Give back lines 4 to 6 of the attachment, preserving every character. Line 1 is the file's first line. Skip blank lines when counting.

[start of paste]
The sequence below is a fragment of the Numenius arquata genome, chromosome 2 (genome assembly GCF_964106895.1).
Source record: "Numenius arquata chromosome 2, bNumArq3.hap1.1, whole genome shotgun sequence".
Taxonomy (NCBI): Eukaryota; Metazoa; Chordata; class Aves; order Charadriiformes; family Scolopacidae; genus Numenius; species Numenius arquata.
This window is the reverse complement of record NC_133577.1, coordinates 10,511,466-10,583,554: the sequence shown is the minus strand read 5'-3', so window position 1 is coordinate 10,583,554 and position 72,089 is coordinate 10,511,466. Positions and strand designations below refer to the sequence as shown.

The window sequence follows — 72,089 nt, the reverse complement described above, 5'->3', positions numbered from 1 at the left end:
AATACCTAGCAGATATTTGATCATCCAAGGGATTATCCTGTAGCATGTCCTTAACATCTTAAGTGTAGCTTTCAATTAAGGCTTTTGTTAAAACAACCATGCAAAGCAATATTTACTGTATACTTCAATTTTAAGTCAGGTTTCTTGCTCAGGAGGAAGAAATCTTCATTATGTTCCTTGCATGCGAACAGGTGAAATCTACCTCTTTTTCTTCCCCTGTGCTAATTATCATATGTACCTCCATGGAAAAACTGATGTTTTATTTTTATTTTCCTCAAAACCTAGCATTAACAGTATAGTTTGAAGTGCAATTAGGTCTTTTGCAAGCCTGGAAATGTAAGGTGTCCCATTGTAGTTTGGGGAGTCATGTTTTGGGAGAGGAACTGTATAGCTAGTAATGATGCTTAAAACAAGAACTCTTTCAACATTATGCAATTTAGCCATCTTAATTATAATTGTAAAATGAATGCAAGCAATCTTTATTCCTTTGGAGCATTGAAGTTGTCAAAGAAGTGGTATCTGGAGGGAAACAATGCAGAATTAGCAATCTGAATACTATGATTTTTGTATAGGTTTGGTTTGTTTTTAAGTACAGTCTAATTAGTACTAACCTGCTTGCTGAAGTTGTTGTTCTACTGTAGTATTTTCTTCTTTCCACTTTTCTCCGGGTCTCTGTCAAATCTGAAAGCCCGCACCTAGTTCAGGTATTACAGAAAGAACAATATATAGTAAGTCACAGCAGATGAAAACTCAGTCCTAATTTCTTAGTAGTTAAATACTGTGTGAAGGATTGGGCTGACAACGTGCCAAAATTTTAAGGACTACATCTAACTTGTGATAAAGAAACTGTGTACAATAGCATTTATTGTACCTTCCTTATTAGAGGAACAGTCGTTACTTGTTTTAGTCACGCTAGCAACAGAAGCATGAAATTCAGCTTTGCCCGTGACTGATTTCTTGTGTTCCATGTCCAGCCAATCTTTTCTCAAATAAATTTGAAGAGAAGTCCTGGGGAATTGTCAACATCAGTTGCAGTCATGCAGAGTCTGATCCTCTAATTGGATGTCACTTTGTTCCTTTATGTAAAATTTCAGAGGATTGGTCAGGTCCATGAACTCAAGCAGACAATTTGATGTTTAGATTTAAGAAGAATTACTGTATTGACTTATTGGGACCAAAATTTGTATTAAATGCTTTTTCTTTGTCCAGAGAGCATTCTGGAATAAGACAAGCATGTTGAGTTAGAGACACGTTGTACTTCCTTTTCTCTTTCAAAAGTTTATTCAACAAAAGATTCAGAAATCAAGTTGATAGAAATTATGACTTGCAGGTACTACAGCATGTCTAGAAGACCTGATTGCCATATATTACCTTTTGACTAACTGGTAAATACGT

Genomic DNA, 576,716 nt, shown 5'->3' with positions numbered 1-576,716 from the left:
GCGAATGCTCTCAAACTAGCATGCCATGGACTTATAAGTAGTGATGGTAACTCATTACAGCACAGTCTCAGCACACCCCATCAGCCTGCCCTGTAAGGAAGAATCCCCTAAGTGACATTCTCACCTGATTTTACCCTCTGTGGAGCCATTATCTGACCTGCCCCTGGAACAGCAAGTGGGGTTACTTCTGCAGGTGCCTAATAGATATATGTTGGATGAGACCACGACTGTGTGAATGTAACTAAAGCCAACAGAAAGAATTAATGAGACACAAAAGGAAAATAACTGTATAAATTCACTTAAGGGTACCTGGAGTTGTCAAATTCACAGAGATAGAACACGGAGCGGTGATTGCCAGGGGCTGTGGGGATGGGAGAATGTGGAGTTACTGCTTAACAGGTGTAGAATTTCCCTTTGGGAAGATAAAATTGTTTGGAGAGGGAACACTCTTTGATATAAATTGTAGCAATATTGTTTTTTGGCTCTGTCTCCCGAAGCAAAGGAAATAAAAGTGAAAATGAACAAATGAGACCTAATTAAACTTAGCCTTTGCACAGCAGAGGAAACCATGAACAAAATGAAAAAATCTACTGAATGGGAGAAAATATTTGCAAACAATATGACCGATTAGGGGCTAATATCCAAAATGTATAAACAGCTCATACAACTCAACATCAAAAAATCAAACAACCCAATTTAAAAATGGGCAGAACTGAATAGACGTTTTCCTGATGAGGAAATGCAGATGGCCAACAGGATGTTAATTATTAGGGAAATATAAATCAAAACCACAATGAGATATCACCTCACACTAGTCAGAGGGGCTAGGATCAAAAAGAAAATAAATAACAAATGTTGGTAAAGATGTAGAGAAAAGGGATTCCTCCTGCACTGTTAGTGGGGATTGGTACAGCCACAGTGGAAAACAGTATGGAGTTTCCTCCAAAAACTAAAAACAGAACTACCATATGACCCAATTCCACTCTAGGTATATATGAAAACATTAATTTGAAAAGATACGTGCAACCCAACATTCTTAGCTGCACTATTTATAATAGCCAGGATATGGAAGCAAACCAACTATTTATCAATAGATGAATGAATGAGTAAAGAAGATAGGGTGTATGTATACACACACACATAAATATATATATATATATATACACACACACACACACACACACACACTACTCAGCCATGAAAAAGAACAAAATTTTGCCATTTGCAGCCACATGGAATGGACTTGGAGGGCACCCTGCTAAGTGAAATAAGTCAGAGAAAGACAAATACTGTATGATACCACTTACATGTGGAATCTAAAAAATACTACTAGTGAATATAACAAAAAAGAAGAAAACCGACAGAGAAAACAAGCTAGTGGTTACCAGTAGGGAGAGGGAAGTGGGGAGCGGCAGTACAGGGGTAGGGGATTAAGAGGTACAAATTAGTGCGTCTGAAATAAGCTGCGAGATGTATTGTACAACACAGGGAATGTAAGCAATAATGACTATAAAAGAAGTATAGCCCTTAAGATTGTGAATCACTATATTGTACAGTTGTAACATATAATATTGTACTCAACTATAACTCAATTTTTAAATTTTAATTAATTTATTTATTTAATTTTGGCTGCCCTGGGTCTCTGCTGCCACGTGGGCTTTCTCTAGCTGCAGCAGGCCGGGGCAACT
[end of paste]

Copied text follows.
This window is the reverse complement of record NC_133577.1, coordinates 10,511,466-10,583,554: the sequence shown is the minus strand read 5'-3', so window position 1 is coordinate 10,583,554 and position 72,089 is coordinate 10,511,466. Positions and strand designations below refer to the sequence as shown.

The window sequence follows — 72,089 nt, the reverse complement described above, 5'->3', positions numbered from 1 at the left end:
AATACCTAGCAGATATTTGATCATCCAAGGGATTATCCTGTAGCATGTCCTTAACATCTTAAGTGTAGCTTTCAATTAAGGCTTTTGTTAAAACAACCATGCAAAGCAATATTTACTGTATACTTCAATTTTAAGTCAGGTTTCTTGCTCAGGAGGAAGAAATCTTCATTATGTTCCTTGCATGCGAACAGGTGAAATCTACCTCTTTTTCTTCCCCTGTGCTAATTATCATATGTACCTCCATGGAAAAACTGATGTTTTATTTTTATTTTCCTCAAAACCTAGCATTAACAGTATAGTTTGAAGTGCAATTAGGTCTTTTGCAAGCCTGGAAATGTAAGGTGTCCCATTGTAGTTTGGGGAGTCATGTTTTGGGAGAGGAACTGTATAGCTAGTAATGATGCTTAAAACAAGAACTCTTTCAACATTATGCAATTTAGCCATCTTAATTATAATTGTAAAATGAATGCAAGCAATCTTTATTCCTTTGGAGCATTGAAGTTGTCAAAGAAGTGGTATCTGGAGGGAAACAATGCAGAATTAGCAATCTGAATACTATGATTTTTGTATAGGTTTGGTTTGTTTTTAAGTACAGTCTAATTAGTACTAACCTGCTTGCTGAAGTTGTTGTTCTACTGTAGTATTTTCTTCTTTCCACTTTTCTCCGGGTCTCTGTCAAATCTGAAAGCCCGCACCTAGTTCAGGTATTACAGAAAGAACAATATATAGTAAGTCACAGCAGATGAAAACTCAGTCCTAATTTCTTAGTAGTTAAATACTGTGTGAAGGATTGGGCTGACAACGTGCCAAAATTTTAAGGACTACATCTAACTTGTGATAAAGAAACTGTGTACAATAGCATTTATTGTACCTTCCTTATTAGAGGAACAGTCGTTACTTGTTTTAGTCACGCTAGCAACAGAAGCATGAAATTCAGCTTTGCCCGTGACTGATTTCTTGTGTTCCATGTCCAGCCAATCTTTTCTCAAATAAATTTGAAGAGAAGTCCTGGGGAATTGTCAACATCAGTTGCAGTCATGCAGAGTCTGATCCTCTAATTGGATGTCACTTTGTTCCTTTATGTAAAATTTCAGAGGATTGGTCAGGTCCATGAACTCAAGCAGACAATTTGATGTTTAGATTTAAGAAGAATTACTGTATTGACTTATTGGGACCAAAATTTGTATTAAATGCTTTTTCTTTGTCCAGAGAGCATTCTGGAATAAGACAAGCATGTTGAGTTAGAGACACGTTGTACTTCCTTTTCTCTTTCAAAAGTTTATTCAACAAAAGATTCAGAAATCAAGTTGATAGAAATTATGACTTGCAGGTACTACAGCATGTCTAGAAGACCTGATTGCCATATATTACCTTTTGACTAACTGGTAAATACGT